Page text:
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Since 2012, many U.S. states have expanded their health care coverage for treatments of obesity. A few of these programs also make allowances for diabetes treatment.
Gastric Bypass Surgery for Morbid Obesity
As of the year 2012, the U.S.A.’s Affordable Care Act (ACA) has allowed for states to choose an existing insurance plan to serve at that state’s so-called “Benchmark Plan.” The purpose of this was to move toward more uniform insurance coverage nationwide. States that did not choose a Benchmark Plan were given such a plan chosen by the U.S. Department of Health and Human Services as a default.
As things stood in 2015-2016, 33 states had one of two types of coverage for the diagnosing and treating of obesity as a medically-defined disease. Twenty-three states now require insurance policies to cover gastric bypass surgery. Gastric bypass surgery is a method for reducing the size of a person’s stomach so that he or she has a reduced appetite and a reduced urge to eat.
Gastric bypass surgery is one of several surgeries for weight loss that fall under the general term of bariatric surgery. The three main kinds of bariatric surgery are gastric bypass, gastric sleeve, and gastric band. Gastric bypass reroutes food so that it bypasses the stomach and goes directly into the intestines, gastric sleeve makes the stomach smaller, and gastric band uses a device to temporarily make the stomach smaller. The two former methods also affect the hormones that control the sensation of hunger, though gastric band surgery does not.
Twenty-three states is up significantly from the 5 states that offered coverage of morbid obesity before the ACA. An additional three states (Indiana, Virginia, and Georgia) have at least some policies on offer that cover gastric bypass surgery, although these states do not require this coverage on all of their policies.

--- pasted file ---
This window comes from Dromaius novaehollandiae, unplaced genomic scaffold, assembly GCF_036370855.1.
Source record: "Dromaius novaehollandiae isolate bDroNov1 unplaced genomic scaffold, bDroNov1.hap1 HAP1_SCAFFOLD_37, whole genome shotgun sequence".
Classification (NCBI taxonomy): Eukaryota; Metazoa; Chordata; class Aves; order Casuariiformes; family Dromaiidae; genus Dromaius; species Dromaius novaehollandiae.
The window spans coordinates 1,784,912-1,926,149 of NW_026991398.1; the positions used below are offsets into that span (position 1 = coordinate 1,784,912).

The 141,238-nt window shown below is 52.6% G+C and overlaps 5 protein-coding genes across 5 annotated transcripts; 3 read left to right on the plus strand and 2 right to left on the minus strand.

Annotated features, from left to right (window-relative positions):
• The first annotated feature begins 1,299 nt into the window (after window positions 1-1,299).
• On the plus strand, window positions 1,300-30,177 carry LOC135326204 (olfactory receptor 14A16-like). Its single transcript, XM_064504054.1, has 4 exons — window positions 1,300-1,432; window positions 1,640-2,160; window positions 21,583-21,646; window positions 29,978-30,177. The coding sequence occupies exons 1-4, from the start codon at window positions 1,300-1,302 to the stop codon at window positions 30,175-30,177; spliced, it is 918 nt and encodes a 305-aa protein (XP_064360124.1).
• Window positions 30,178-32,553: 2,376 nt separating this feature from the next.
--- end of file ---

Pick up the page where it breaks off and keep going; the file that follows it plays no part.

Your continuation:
Nutritional Therapy/Nutritional Counseling.
Twenty-three states now cover some form of nutritional counseling and/or therapy. Of these, 7 states cover only nutritional counseling or therapy related to diabetes. An additional 16 states offer some policies that cover or reimburse for counseling or therapy for obesity, dietary or nutritional screening, and sometimes weight loss programs.
Additional Requirements of the ACA
Beginning on January 1st of 2014, the ACA has required that insurance coverage of obesity screening for children and adults does not involve any cost-sharing. Cost-sharing methods are those that split the cost of services between the consumer and the insurance company. These include annual deductible amounts, enrollee co-payments, and co-insurance. All 50 states now require that insurance companies fully cover child and adult obesity screening.
In addition, it is no longer legal for insurance companies in all 50 states to charge consumers a premium surcharge for obesity. All insurance policies, including those sold through ACA exchanges, must follow this prohibition.
Consumers who have questions about what procedures, tests, and services are covered under their individual health care policies are advised to contact either their state insurance department or their individual health care providers. In most states, the state insurance department is responsible for overseeing the application of federal mandates to state-specific reimbursement and coverage.